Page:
able to be changed or cancelled

A revocable living trust is set up during your lifetime and can be revoked at any time before death. They allow assets held in the trust to pass directly to beneficiaries without probate court proceedings and can also reduce federal estate taxes.

cannot be changed or cancelled

tax on gifts generally paid by the person making the gift rather than the recipient

the original value of an asset, such as stock, before its appreciation or depreciation

the growth in value of an asset like stock or real estate since the original purchase

the price a willing buyer and willing seller can agree on

The person receiving the gift annuity payments.

the part of an estate left after debts, taxes and specific bequests have been paid

a written and properly witnessed legal change to a will

the person named in a will to manage the estate, collect the property, pay any debt, and distribute property according to the will

A donor advised fund is an account that you set up but which is managed by a nonprofit organization. You contribute to the account, which grows tax-free. You can recommend how much (and how often) you want to distribute money from that fund to Fredonia or other charities. You cannot direct the gifts.

An endowed gift can create a new endowment or add to an existing endowment. The principal of the endowment is invested and a portion of the principal’s earnings are used each year to support our mission.

Tax on the growth in value of an asset—such as real estate or stock—since its original purchase.

Securities, real estate, or any other property having a fair market value greater than its original purchase price.

Real estate can be a personal residence, vacation home, timeshare property, farm, commercial property or undeveloped land.

A charitable remainder trust provides you or other named individuals income each year for life or a period not exceeding 20 years from assets you give to the trust you create.

You give assets to a trust that pays our organization set payments for a number of years, which you choose. The longer the length of time, the better the gift tax savings to you. When the term is up, the remaining trust assets go to you, your family or other beneficiaries you select. This is an excellent way to transfer property to family members at a minimal cost.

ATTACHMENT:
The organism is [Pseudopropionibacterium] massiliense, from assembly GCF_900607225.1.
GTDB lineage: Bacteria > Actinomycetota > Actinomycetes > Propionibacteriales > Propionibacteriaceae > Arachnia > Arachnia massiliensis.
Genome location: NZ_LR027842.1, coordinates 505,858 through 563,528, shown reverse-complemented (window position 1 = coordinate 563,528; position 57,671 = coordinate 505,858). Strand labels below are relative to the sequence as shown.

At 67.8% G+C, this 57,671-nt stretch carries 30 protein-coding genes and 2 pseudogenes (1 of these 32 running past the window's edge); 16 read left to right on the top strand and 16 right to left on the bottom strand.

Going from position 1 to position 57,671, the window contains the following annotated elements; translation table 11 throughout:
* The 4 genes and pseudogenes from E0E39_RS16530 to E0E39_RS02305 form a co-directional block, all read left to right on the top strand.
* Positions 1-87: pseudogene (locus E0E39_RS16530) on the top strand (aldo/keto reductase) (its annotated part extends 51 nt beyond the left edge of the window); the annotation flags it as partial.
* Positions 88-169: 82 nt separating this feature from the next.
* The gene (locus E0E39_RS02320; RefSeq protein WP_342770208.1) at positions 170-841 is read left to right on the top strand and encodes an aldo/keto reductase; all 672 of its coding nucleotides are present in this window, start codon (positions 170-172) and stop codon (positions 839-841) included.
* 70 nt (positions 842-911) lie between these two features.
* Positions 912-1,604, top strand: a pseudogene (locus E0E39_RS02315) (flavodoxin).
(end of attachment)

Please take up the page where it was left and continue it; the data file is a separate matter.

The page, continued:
You fund this type of trust with cash or appreciated assets—and receive an immediate federal income tax charitable deduction. You can also make additional gifts; each one also qualifies for a tax deduction. The trust pays you, each year, a variable amount based on a fixed percentage of the fair market value of the trust assets. When the trust terminates, the remaining principal goes to Fredonia as a lump sum.

You fund this trust with cash or appreciated assets—and receive an immediate federal income tax charitable deduction. Each year the trust pays you or another named individual the same dollar amount you choose at the start. When the trust terminates, the remaining principal goes to Fredonia as a lump sum.

A beneficiary designation clearly identifies how specific assets will be distributed after your death.

A charitable gift annuity involves a simple contract between you and Fredonia where you agree to make a gift to Fredonia and we, in return, agree to pay you (and someone else, if you choose) a fixed amount each year for the rest of your life.

Personal Estate Planning Kit Request Form

Please provide the following information to view the materials for planning your estate.

eBrochure Request Form

Please provide the following information to view the brochure.